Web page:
The Trimble technology allows the equipment to recognise each total station enabling reliable changes between each unit as the milling machines moved forwards
The Trimble technology allows the equipment to recognise each total station enabling reliable changes between each unit as the milling machines moved forwards

Kutter looked to its operators and 3D paving technology from Trimble to complete the project within the tight specifications.

The owner specified that the runway surface be milled with sufficient precision that it could be used as the base to support a new concrete covering. As the milling contractor, Kutter used a Trimble PCS900 3D Paving Control System linked to the milling machines to create the new surface, achieving an elevation accuracy of +/- 3mm over the entire area.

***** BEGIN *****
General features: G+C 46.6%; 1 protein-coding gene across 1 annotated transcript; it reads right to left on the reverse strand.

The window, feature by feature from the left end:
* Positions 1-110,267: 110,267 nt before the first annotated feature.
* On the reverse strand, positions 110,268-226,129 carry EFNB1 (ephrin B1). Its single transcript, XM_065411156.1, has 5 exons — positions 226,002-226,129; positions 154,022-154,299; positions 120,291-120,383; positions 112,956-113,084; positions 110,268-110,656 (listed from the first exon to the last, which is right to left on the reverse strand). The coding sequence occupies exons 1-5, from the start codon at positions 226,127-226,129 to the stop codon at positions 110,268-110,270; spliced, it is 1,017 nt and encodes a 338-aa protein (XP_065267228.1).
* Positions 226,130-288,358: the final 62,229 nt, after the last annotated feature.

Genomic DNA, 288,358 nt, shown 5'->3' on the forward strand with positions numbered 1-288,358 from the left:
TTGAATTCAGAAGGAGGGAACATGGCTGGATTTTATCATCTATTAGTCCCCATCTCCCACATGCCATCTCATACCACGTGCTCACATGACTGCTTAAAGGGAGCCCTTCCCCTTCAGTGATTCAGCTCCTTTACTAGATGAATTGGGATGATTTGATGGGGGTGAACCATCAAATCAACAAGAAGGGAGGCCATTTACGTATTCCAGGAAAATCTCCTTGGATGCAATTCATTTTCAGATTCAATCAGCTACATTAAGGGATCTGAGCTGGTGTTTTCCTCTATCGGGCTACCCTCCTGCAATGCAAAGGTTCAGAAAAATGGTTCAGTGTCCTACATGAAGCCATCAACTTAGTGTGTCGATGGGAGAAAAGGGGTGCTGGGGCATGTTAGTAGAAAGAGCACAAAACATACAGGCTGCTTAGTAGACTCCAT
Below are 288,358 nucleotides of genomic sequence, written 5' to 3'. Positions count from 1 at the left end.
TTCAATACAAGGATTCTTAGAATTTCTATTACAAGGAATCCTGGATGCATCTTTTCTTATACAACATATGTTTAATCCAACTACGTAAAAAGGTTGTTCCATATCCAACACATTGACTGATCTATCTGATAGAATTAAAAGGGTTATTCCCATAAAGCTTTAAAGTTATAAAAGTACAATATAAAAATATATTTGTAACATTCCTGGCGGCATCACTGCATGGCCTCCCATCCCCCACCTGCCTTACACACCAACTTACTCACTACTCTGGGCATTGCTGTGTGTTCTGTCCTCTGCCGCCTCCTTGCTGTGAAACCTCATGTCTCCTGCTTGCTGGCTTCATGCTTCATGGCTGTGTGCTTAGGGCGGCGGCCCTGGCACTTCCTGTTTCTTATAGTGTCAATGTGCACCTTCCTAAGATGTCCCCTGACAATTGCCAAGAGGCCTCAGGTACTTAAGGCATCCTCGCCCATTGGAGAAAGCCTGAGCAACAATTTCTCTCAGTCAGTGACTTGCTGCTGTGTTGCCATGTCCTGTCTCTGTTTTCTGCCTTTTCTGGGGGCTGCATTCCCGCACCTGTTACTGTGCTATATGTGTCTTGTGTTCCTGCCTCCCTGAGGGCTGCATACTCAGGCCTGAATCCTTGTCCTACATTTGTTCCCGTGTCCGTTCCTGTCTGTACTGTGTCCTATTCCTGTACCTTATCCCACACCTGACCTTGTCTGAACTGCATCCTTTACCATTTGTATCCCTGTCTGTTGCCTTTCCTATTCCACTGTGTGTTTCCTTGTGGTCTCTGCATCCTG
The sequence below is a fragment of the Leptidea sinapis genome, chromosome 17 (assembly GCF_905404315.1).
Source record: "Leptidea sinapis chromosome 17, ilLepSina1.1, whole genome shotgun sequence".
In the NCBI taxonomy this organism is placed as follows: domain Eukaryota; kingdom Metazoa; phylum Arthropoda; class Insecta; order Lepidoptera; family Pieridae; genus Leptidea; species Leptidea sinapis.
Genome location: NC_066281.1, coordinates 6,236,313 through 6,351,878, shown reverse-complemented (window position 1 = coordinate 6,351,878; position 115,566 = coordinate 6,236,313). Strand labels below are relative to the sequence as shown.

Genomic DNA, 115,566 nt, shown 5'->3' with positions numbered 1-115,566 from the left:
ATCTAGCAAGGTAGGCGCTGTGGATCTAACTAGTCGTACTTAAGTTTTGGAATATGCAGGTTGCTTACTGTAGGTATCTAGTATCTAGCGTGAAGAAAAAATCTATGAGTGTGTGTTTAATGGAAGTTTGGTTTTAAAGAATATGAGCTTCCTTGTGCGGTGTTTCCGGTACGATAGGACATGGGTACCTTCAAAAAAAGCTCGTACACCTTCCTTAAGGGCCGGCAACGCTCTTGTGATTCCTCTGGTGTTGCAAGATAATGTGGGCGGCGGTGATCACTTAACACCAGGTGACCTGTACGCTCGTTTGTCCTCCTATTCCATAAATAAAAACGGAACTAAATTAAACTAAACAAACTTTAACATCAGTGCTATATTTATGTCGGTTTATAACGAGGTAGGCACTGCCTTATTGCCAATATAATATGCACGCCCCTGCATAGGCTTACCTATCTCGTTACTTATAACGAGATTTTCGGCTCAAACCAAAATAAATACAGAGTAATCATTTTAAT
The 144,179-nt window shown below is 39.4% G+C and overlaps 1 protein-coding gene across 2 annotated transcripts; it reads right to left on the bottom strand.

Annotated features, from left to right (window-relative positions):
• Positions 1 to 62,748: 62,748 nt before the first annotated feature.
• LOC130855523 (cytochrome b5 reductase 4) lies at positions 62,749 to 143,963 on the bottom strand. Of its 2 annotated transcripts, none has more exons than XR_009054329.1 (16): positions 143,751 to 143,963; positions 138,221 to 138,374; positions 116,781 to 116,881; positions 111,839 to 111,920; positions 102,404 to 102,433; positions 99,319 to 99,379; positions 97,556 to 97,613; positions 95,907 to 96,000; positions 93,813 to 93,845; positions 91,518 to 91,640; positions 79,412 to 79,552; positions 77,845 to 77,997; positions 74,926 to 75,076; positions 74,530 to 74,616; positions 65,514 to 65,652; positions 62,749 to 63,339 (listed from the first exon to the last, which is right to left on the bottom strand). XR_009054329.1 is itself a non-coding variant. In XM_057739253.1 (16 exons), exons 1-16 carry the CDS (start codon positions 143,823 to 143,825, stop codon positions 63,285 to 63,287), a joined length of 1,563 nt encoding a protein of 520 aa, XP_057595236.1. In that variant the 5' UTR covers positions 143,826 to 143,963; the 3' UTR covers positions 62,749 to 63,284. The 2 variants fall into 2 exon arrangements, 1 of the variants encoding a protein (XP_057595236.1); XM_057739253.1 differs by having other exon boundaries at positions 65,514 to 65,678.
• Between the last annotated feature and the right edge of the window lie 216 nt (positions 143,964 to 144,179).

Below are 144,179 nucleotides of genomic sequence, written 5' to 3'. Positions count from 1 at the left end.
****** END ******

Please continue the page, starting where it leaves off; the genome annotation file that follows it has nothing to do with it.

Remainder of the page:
“Milling machines are the ideal solution for vibration-free removal of concrete coverings, and we achieved the precision needed using the 3D control system,” said Bernhard Fischer, head of Kutter’s Leipzig office.

Prior to 3D milling, the owner provided a digital model of the surface with defined locations of the upper edge of the new concrete pavement. By deducting the layer thickness, a dataset for the position of the milled surface was produced. This data was transferred to the Wirtgen milling machines, which would then have the necessary information to cut to the target height of the milled surface for every point.

In this instance, the 40cm-thick concrete overlay was reinforced with several layers of dowels and anchors. To minimise cutting tooth wear, the milling depth was geared to the position of the dowels and anchors.